LETTER | Last Friday, the Minister of Finance Lim Guan Eng lamented the difficulty faced by prospective homeowners in securing housing loans and called out lending institutions to be more lenient in providing financing. While he received a lot of criticisms for his speech, I am personally in agreement with him. Indeed, banks should not simply be rejecting home financing applications. However, certain conditions such as the following must also be put in place.
First, banks should not reject house financing applications from first-time home buyers. However, applications from those who are seeking a second, third, fourth etc. house should be scrutinised in greater detail to ensure that they have capabilities to pay. Since the minister of finance himself is insisting that banks should approve this financing, perhaps the ministry of finance (MOF) can act as a guarantor for the home buyers.
Alternatively, financial guarantees can also perhaps be provided by Cagamas. If the MOF and financial institutions can contribute even a portion of the financial guarantee, the lending financial institutions will not be exposed to an intolerably high risk of default. At the same time, first-time house buyers would appreciate assistance from the government. House price capped at RM200,000 or RM250,000 can be enforced for this scheme to mitigate the effect in case of default.
Second, there should be attempts to counter the root cause of the issue – excessive property prices. Additional efforts need to be made to ensure that the prices of houses price are reasonable in order to reduce the risk borne by the government through the MOF and/or Cagamas. The president of the Real Estate & Housing Developers' Association (Rehda), Soam Heng Choon recently highlighted the high cost of development charges, premiums paid on lands and compliance costs enforced upon the developers which are eventually passed onto the buyers.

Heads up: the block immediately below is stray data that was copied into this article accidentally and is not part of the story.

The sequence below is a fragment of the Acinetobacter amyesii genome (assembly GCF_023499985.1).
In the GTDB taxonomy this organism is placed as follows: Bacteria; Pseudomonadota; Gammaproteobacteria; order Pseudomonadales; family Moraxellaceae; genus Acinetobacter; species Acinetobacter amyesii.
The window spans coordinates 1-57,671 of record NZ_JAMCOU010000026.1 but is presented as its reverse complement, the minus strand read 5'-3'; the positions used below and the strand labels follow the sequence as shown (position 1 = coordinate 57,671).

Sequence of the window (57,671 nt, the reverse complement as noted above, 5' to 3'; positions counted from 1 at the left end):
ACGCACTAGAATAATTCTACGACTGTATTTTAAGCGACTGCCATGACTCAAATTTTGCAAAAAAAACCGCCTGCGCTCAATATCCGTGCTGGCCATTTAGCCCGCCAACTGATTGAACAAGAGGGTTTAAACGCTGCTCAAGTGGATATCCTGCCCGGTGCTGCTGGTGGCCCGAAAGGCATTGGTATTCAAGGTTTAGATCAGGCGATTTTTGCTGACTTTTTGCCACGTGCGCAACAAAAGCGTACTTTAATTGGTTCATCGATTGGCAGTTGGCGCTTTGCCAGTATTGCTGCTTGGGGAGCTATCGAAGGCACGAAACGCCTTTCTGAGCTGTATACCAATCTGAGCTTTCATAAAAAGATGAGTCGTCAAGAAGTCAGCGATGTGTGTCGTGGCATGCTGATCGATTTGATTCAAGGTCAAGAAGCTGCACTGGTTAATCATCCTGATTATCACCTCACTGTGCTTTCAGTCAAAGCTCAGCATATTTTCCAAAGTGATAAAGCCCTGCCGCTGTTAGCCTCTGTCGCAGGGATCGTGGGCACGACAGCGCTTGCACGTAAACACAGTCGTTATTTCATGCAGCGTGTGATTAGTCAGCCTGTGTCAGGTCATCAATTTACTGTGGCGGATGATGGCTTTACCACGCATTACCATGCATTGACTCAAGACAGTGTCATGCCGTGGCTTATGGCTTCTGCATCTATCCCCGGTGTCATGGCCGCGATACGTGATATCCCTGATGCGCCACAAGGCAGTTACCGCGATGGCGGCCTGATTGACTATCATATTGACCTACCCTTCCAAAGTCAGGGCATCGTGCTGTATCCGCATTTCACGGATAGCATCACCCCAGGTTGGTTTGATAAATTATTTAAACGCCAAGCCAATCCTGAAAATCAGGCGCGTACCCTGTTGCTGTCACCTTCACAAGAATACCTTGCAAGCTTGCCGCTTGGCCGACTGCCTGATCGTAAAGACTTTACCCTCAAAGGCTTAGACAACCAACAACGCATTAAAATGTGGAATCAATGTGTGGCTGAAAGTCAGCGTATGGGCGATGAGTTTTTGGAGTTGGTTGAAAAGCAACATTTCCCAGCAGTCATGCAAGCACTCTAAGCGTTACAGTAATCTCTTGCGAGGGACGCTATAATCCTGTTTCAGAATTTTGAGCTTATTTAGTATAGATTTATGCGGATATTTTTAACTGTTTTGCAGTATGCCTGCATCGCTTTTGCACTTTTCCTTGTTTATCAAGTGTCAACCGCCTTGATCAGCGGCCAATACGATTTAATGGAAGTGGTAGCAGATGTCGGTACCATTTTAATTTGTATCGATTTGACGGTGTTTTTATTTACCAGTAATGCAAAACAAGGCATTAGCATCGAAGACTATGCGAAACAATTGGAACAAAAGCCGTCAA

As such, for this special affordable housing scheme, the government should also make efforts to waive or reduce charges typically borne by housing developers. Similarly, utility providers such as Tenaga Nasional Berhad and Indah Water Konsortium should only be allowed to charge the costs that they incur for extending infrastructure into the new development area, and not to make a profit from the development initiative for this scheme as argued by Rehda’s president.
Since all other parties i.e. the government and utility providers will no longer make a profit from this scheme, developers should also play their role. The developers must agree to only make a reasonable profit (circa 15%-20%, including profit from land sale) from this initiative. With these conditions in place, house price will significantly be reduced.
For this special affordable housing scheme to succeed, every party must practice open books, showing all their costs and profits. The National Housing Department director-general for the Ministry of Housing and Local Government, has pointed out that the utility providers have already taken the initiative to demonstrate their costs. The onus is now on housing developers to up their game.
Lim Guan Eng’s push for banks to be more active in providing financing for house buyers is a welcome one, but it cannot operate in isolation. The prices of the houses themselves need to be reduced and banks are likely to be more willing to provide financing as more people would be eligible for financing with lower house price.
The views expressed here are those of the author/contributor and do not necessarily represent the views of Malaysiakini.